Metaphorically speaking we opened the Christmas present on Christmas Eve and decided to find out the sex of our baby at the earliest opportunity.
James and I each have a sister. We have a niece. James was brought up with two female cousins. All my mum’s friends had girls and so I spent much of my childhood around their daughters. All we know is female. Everyone thought we were having a girl.
Thanks to the joys of modern technology, the NIPT scan at 10 weeks confirmed Baby C is in fact a little boy. I have to say I always felt he was a ‘he’ and we are overjoyed. In the words of my sister, ‘Thank god. It’s about time we had a boy in this family!’
James’ Dad queried why we had to find out so early. Couldn’t we just buy yellow clothes? But for James and I, it was so much more than sorting out what wardrobe our little one would wear.
After suffering a very early miscarriage I do feel haunted that I don’t know the identity of that sweet embryo. What would we have named that little love and what would our hopes and dreams have been for him or her? Who was the little one that I still grieve for?
We had to seek fertility treatment due to a male factor condition which can potentially be inherited by our offspring. I couldn’t imagine delivering without knowing the sex. Having that baby placed in my arms for the first time and feeling gender disappointment that our little one would suffer the same fate played heavily on my mind. I needed to prepare myself to deal with this. We’ve since found out the chances of him inheriting the condition are slim and with advances in fertility treatment who knows what the situation will be by the time he makes the decision to have a family?
Waiting the week for the genetic screening results from the Non Invasive Prenatal Testing was nerve-wracking. I was worried we wouldn’t be equipped with the support to deal with a high-risk result and the baby’s gender slipped from my mind. There’s an article over on RMF detailing the NIPT process if you’re not familiar with it. Personally, we found it fascinating and very reassuring. Ours was performed by a Fetal Medical Consultant and consisted of a mind-blowing 30 minute anomaly scan (when they’re that small you can see everything rather than at the 20 week NHS scan when they’re too big for the screen) followed by a blood test.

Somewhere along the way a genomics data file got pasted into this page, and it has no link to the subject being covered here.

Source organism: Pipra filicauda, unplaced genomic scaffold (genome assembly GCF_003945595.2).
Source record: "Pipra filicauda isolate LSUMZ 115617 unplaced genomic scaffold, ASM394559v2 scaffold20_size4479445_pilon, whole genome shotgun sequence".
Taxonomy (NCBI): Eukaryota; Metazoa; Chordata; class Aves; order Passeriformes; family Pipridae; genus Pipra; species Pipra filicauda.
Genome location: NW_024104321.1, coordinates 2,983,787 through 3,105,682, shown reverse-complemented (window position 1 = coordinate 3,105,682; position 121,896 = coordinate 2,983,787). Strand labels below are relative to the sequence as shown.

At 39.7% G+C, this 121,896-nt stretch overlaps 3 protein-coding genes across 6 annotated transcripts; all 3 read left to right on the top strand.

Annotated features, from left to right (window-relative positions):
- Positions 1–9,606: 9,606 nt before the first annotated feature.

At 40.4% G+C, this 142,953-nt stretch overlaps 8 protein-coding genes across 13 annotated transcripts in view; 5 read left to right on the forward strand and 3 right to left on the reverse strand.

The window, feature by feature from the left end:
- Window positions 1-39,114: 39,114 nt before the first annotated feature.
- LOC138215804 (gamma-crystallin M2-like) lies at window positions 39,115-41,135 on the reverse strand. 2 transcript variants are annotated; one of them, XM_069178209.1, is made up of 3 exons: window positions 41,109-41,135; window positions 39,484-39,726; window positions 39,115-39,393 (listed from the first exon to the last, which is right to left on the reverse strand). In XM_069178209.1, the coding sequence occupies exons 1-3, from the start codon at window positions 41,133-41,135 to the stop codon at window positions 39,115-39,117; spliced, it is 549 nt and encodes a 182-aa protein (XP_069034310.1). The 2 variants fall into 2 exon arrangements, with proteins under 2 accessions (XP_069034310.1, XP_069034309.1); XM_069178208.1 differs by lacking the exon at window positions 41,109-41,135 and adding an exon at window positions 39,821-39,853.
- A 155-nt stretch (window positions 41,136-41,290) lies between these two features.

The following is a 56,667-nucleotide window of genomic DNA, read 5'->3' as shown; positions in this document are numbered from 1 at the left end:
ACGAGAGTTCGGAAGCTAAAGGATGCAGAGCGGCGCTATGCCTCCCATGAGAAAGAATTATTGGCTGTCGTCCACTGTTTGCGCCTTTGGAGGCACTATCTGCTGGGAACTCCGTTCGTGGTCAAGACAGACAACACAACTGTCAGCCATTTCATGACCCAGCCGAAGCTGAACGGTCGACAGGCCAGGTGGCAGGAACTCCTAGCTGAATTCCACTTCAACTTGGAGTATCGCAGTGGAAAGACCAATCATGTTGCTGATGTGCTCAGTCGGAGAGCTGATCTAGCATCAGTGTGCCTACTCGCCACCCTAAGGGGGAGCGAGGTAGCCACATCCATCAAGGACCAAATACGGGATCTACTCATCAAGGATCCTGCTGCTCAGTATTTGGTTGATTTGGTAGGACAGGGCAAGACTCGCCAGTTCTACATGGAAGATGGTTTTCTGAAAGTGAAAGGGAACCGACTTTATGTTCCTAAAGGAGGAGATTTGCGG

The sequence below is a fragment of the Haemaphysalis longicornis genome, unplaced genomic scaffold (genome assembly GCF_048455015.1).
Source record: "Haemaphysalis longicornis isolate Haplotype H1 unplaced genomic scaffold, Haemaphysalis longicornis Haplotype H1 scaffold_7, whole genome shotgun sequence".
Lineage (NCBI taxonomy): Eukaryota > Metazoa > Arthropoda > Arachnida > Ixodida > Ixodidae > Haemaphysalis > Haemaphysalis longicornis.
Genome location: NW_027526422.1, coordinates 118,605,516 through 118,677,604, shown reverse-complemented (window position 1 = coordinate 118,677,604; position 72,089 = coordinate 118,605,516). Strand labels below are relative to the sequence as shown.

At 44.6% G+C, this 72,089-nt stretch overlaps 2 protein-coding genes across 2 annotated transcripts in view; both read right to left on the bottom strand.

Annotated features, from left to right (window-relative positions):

The consultant texted us to say the results were fine and that she’d send over the full report. I waited all evening for James to return home from London at 10pm. There in the comfort of our bedroom, the two of us opened the email to reveal our much wanted little one was male. It was a treasured moment to have that experience outside of a medical institution.
When my niece was little she had two dolls; a female one imaginatively named Baby Mummy and a male one named after her Uncle; Baby Jim. The name has stuck so we refer to the bump as Baby Jim, though my Father-in-Law’s french neighbour calls him ‘Bébé Jim’ which is altogether more cosmopolitan. I love that we can refer to him as ‘he’ as ’it’ seems so impersonal.
Yes it’s been handy to know the sex but either way the baby was going to end up with the same decor scheme for the nursery; grey, white, blue and blush. My friend’s three year old son has an enviable fancy dress collection ranging from Batman to Elsa and I’m hoping he’ll be sharing his dresses and superhero attire with Bebe Jim.
Boys names are so hard though. We had a full female name picked out but we are struggling to agree on the name for Master C. My friend’s boys all have gorgeous names and James doesn’t understand my reluctance to take a name that’s already been ‘taken’.
I am SO excited to raise a boy. However, whatever the gender, we are raising a child with its own personality who will be taught the values of respect, equality, gratitude, honesty and perseverance. Boy or girl, they will be loved beyond measure.
The whole ‘will you, won’t you find out’ debate has always intrigued me. To be honest I have no idea how people have the patience to wait! To those who have littles or are expecting them, what did you do?